In this March 14, 2006 file photo, The Rev. Fred Shuttlesworth poses inside of the The Greater New Light Baptist Church in Cincinnati. In a June 17, 1963 file photo, the Rev. Ralph Abernathy, left, of the Southern Christian Leadership Conference of Atlanta, Ga., and the Rev. Fred Shuttlesworth of the Revelation Baptist Church of Cincinnati, Ohio, talk to reporters at the White House in Washington, after a conference with President Rev. Fred Shuttlesworth speaks in Columbus, Ohio, Saturday, Feb. 18, 2006. The discovery of previously unpublished photos from the height of the civil rights turmoil in Alabama evokes sharp memories for Shuttlesworth, who fought for equality alongside Martin Luther King Jr. In a May 8, 1963 file photo, civil rights leaders, Rev. Martin Luther King Jr., left, Rev. Fred Shuttlesworth, center, and Rev. Ralph Abernathy hold a news conference in Birmingham, Ala. The Rev. Fred Shuttlesworth, left, stands with former Alabama Gov. Don Siegelman after the first day of the sentencing phase of Siegelman's federal corruption trial, Tuesday, June 26, 2007, in Montgomery, Ala. In this May 15, 1963 picture shows civil rights leader Rev. Fred Shuttlesworth holds a news conference in Birmingham, Ala.

Rev. Fred Shuttlesworth – Gone But Not Forgotten

Born on March 18, 1922, in Mount Meigs, Alabama, Fred Shuttlesworth was a Baptist minister and one of the South’s most prominent Civil Rights leaders. He worked closely with Dr. Martin Luther King Jr., co-founding the SCLC and organizing direct-action protests in Birmingham, refusing to waver even after multiple attacks. Also a community activist in Cincinnati, he died on October 5, 2011.
Born Freddie Lee Robinson to a large clan that eventually moved to Birmingham when he was a toddler, Robinson took the surname Shuttlesworth from his stepfather, William, who had married his mother Alberta and worked as a farmer and coal miner.
Graduating valedictorian from his high school, Fred Shuttlesworth worked assorted jobs before finding his calling to the pulpit, studying at the ministerial institution Selma University and earning his B.A. in 1951, later earning his B.S. from Alabama State College.
Shuttlesworth became pastor of Birmingham’s Bethel Baptist Church in 1953. After the Brown v. Board of Education ruling, he was further inspired to actively participate in the growing Civil Rights Movement. He called for the hiring of African-American police officers and, with the outlawing of the NAACP in his home state, Shuttlesworth established the Alabama Christian Movement for Human Rights in 1956.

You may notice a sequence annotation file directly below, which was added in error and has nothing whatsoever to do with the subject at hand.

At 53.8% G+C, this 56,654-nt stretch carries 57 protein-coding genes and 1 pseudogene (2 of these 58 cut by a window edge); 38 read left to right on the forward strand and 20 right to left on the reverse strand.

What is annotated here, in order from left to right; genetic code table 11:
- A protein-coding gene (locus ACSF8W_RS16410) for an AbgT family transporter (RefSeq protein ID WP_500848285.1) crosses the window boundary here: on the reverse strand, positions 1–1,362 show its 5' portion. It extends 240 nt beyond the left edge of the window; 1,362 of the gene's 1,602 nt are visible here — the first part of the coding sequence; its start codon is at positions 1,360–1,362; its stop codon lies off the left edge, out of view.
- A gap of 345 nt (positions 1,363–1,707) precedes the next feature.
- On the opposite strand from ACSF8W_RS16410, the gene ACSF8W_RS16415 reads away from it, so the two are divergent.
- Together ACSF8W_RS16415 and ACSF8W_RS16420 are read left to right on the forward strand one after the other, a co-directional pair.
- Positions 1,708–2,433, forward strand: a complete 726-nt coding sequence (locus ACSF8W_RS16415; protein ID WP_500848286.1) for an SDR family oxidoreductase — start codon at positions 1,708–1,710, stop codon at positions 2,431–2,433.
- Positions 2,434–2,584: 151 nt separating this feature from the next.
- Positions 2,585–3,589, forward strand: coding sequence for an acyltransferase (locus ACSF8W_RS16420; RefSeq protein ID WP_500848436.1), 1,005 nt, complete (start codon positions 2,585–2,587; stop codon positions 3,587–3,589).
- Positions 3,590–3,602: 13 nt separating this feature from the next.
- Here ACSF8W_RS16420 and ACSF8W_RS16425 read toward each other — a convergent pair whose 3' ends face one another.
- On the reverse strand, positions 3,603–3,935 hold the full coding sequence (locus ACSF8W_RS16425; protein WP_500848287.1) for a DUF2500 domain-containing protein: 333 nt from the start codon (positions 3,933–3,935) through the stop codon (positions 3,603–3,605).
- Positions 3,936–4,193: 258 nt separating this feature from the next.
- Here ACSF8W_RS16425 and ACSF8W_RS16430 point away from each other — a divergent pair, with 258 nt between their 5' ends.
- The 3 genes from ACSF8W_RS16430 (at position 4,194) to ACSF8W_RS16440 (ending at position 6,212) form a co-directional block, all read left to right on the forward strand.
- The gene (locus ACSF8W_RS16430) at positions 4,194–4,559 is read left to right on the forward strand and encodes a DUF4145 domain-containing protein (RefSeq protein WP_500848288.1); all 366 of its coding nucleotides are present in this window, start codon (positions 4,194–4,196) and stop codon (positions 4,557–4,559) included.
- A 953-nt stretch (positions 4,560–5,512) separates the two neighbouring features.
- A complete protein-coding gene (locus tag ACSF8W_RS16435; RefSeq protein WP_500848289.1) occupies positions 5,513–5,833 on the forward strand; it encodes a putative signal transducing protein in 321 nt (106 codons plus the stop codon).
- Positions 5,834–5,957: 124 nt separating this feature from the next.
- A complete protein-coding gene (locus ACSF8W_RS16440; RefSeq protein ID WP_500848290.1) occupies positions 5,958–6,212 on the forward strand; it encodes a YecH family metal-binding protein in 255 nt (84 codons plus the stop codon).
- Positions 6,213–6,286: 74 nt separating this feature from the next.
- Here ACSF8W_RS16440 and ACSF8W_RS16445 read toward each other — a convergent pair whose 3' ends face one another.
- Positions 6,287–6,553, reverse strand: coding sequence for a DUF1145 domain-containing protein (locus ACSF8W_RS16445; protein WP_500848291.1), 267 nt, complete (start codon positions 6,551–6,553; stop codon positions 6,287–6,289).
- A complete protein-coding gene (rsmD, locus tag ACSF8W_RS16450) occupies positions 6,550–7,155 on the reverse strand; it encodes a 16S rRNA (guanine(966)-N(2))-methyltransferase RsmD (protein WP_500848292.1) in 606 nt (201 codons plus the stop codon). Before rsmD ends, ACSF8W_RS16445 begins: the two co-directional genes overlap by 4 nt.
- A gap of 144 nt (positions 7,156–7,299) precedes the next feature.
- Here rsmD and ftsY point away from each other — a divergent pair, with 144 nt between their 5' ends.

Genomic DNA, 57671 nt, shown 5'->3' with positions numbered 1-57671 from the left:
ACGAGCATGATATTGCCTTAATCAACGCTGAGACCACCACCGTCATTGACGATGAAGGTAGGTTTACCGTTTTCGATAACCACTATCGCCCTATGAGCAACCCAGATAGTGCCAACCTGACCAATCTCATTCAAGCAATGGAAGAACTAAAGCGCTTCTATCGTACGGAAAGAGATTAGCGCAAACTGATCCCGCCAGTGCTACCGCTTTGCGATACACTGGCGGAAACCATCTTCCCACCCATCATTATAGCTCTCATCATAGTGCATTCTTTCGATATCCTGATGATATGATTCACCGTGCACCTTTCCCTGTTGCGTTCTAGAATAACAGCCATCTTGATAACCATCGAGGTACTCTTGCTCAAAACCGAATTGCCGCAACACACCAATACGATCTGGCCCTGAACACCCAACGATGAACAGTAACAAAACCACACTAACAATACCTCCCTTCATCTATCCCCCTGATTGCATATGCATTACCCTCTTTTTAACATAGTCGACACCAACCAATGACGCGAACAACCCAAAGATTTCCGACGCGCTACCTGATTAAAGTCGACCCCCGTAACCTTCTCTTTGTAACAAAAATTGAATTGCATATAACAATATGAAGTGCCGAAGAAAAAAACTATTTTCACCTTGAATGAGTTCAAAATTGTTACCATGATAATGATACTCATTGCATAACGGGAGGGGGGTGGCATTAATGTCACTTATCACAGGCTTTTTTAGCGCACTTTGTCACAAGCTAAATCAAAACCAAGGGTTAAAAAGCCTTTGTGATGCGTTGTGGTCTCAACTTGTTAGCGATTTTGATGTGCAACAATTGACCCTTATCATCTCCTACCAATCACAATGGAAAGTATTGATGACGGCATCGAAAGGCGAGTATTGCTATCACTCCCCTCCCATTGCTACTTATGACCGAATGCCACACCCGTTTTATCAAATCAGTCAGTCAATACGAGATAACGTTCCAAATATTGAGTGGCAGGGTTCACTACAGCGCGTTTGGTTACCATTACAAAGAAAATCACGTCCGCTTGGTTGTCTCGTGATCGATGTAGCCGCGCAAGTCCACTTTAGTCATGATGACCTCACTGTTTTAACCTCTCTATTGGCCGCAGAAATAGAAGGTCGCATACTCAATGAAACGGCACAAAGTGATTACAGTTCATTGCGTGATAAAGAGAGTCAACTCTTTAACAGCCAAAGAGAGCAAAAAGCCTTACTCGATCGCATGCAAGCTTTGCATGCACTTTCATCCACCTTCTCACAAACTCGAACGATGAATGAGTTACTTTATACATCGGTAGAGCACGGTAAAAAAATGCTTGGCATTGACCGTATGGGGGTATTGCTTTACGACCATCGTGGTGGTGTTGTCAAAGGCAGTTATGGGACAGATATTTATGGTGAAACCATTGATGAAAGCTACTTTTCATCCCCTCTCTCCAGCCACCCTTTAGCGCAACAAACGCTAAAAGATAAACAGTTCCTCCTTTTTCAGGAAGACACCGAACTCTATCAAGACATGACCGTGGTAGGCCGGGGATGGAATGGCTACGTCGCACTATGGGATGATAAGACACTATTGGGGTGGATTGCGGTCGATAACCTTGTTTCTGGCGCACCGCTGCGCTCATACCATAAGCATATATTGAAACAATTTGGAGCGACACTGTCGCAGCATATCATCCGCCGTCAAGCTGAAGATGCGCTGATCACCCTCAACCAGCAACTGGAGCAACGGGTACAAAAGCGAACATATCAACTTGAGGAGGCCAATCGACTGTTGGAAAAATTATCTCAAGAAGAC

He also co-founded the Southern Christian Leadership Conference with other leaders, including Martin Luther King Jr. and Bayard Rustin. Shuttlesworth, with King and fellow minister Ralph D. Abernathy, would later be seen as one of the movement’s “Big Three.”
After the desegregation of Montgomery busses due to the citywide boycott inspired by Rosa Parks, Shuttlesworth was organizing efforts in his city to implement bus desegregation as well when his residence was bombed on Christmas, with the pastor inside. He nonetheless steadfastly proceeded with plans later, when he and his wife took their daughter to integrate a white school, the couple were brutally attacked by a Ku Klux Klan mob.
Shuttlesworth held fast to his firm belief in direct action and was a key leader throughout the history of the movement, though he had relocated to Cincinnati in the early 1960s and hence routinely travelled back to the South. After the May 14, 1961, attacks on the Freedom Riders, Shuttlesworth provided refuge for the activists, with outreach made to Attorney General Robert Kennedy for assistance. He also convinced Dr. King to have Birmingham become a focal point of the movement and organized well-documented youth-driven marches and protests, in which he was badly hurt at one point in 1963. And Shuttlesworth was an organizer of the 1965 Selma to Montgomery voting rights march.
Shuttlesworth was arrested many, many times over the course of his activism, yet in later interviews would talk about the power of his faith in sustaining him.
Shuttlesworth established the Greater New Light Baptist Church in the middle of the 1960s in Cincinnati. Fast forward to the 1980s, and he founded another organization, the Shuttlesworth Housing Foundation, providing grants for home ownership.
In the new millennium, Shuttlesworth received the Presidential Citizens Medal from Bill Clinton in 2001, with the Birmingham-Shuttlesworth International Airport named in his honor in 2008. Shuttlesworth also became president of the SCLC mid-decade, though he soon left due to disagreements with the internal workings of the organization.
In 2007, Fred Shuttlesworth moved back to Birmingham, where died at the age of 89. The minister at one point had thought he wouldn’t live to see 40, dwelling in the Deep South during tumult. He was survived by Sephira Bailey, his second wife, and a large family. An award-winning 1999 biography on Shuttlesworth—A Fire You Can’t Put Out—was penned by Andrew M. Manis.

Watch the video: Civil rights activist Fred Shuttlesworth dies at 89